Is Bagram Obama’s Guantánamo?

Monday, March 02, 2009
Bagram "Sally Port" Transfer Cage

President Obama’s lawyers announced last month that he will be upholding Bush administration policy that forbids detainees imprisoned at a U.S. air base in Afghanistan from challenging their imprisonment in U.S. courts. This action raises the possibility that Obama is planning to deal with the remaining Guantánamo detainees by transferring them to Bagram.

In January, U.S. District Judge John Bates gave the new administration an opportunity to review its position in cases involving four detainees incarcerated at the Bagram prison, located about 30 miles north of Kabul. They are seeking the same rights as prisoners held at the naval base in Guantánamo, more than 200 of whom are challenging their detention under habeas corpus proceedings in U.S. District Courts. 
Unlike most of the 600 inmates at Bagram, who were seized in combat on the battlefield, these four were captured outside of Afghanistan or any other war zone, shipped to Afghanistan, and held in custody at Bagram for years without charges.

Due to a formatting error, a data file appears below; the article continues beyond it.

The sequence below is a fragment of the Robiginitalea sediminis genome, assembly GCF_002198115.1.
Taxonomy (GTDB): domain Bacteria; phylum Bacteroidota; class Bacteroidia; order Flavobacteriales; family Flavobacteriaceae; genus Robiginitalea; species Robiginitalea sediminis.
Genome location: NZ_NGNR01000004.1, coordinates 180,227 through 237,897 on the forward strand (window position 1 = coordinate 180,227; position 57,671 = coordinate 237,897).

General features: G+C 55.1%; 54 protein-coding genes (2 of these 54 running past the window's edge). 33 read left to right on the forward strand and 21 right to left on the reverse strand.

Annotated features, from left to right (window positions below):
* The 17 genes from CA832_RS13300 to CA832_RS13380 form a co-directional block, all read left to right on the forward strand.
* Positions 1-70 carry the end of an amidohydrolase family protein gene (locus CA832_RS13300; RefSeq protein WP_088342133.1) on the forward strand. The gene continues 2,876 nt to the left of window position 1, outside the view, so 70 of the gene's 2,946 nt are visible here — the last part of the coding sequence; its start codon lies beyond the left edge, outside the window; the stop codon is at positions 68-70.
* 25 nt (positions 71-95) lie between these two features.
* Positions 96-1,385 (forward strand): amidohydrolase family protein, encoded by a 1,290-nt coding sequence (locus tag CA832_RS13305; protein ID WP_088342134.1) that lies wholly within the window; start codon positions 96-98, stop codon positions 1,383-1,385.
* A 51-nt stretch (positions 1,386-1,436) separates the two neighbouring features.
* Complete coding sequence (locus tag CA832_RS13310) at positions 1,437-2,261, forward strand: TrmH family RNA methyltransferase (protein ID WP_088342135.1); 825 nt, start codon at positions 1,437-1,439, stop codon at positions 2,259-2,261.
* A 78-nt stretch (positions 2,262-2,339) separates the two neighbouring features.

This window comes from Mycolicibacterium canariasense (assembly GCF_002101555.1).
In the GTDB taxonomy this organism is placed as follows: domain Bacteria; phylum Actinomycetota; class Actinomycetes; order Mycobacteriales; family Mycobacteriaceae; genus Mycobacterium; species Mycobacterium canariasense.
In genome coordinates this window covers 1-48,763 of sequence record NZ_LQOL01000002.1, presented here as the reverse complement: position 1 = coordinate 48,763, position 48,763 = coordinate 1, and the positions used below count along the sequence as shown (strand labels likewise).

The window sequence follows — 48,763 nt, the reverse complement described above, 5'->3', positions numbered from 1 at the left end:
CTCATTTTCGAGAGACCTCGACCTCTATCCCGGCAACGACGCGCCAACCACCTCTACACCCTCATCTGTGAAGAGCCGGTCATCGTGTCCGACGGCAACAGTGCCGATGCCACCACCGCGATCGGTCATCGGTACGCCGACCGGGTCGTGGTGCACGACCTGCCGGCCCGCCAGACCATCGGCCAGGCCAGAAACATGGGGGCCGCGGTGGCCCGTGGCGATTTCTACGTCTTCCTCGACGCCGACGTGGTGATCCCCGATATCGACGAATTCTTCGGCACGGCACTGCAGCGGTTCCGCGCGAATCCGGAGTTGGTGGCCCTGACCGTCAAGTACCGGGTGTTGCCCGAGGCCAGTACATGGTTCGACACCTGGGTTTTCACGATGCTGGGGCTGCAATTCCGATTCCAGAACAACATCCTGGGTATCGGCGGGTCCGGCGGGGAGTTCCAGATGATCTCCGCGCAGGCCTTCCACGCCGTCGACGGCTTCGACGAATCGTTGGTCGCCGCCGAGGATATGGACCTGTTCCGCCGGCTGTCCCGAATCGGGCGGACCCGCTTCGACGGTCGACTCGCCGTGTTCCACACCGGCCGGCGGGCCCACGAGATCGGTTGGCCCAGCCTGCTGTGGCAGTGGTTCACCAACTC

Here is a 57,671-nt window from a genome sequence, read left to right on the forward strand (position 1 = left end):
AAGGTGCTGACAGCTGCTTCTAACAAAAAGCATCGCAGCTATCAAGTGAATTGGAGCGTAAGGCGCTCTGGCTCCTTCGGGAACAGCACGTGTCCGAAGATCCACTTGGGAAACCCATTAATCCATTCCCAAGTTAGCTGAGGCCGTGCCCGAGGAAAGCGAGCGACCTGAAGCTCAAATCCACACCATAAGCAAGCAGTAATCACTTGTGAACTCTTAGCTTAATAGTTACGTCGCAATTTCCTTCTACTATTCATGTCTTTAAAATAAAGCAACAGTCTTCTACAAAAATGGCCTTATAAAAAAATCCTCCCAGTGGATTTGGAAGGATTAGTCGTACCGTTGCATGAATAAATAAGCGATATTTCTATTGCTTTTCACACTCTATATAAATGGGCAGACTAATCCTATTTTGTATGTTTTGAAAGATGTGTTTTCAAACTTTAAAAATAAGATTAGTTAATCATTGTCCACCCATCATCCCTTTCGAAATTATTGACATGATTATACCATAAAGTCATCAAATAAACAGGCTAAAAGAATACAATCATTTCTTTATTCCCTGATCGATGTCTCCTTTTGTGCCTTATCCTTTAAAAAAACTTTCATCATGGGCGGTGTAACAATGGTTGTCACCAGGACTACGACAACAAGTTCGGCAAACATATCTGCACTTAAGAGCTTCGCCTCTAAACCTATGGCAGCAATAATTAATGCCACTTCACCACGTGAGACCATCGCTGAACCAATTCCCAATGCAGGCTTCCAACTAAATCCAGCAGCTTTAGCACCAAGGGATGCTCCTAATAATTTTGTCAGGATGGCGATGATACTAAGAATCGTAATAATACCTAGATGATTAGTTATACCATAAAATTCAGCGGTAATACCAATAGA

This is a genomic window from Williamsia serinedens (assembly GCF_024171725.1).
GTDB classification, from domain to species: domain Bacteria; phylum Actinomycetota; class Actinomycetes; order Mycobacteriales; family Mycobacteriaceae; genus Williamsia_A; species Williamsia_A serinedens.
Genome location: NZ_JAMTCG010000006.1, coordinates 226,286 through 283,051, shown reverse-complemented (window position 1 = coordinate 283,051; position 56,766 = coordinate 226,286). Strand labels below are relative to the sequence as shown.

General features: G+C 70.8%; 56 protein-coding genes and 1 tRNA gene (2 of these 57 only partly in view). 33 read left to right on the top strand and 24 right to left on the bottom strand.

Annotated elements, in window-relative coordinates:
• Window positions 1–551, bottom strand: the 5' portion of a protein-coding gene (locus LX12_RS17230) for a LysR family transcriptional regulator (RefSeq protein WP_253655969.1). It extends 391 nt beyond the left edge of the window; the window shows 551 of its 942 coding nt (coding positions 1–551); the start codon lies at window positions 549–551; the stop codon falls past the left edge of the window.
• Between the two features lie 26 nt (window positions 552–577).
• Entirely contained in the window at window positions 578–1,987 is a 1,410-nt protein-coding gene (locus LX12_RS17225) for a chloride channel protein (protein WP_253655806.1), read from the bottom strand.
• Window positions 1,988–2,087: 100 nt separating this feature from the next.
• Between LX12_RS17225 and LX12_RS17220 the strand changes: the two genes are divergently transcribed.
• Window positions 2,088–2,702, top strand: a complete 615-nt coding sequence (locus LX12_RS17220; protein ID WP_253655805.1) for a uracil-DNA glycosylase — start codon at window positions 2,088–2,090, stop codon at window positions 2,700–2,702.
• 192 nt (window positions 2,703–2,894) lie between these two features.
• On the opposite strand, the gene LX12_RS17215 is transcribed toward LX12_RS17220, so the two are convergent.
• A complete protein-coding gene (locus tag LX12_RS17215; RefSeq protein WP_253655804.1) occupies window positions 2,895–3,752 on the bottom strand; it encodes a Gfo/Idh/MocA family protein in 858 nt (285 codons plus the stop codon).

After 9/11, the Bush administration argued that the whole world was a battlefield during the “war on terror,” and that all counter-terrorism efforts were in fact military actions. They stretched the argument and determined that all “enemy combatants” can be detained indefinitely even if they are far away from any traditional battlefield, and even if they are not directly engaged in hostilities.
Although reports have shown that conditions at Bagram are even worse than those at Guantánamo, the detention facility in Afghanistan, which is closed to journalists, human rights activists and lawyers, has not received as much attention and pressure from the outside world. In some instances, the abuse of prisoners has been so extreme that it has led to deaths, as was revealed in the Academy Award-winning documentary, Taxi To The Dark Side. The film includes interviews with American soldiers who committed acts of torture and have since experienced remorse.
While the number of detainees at Guantánamo has shrunk to about 245, Bagram has added more than 100 prisoners since 2005, according to the Defense Department. There are also plans for a $60 million expansion that would nearly double the prison’s capacity.
Despite his widely praised pledge to close down Guantánamo, Obama’s passive stance on Bagram is worrisome, especially since his administration has shown no signs that it will change in the future. 
Obama Administration on Detention Policy: What He Said (by Christopher Weaver, ProPublica)
Obama Stays the Course on Bagram (by Joe Palazzolo, Legal Times)


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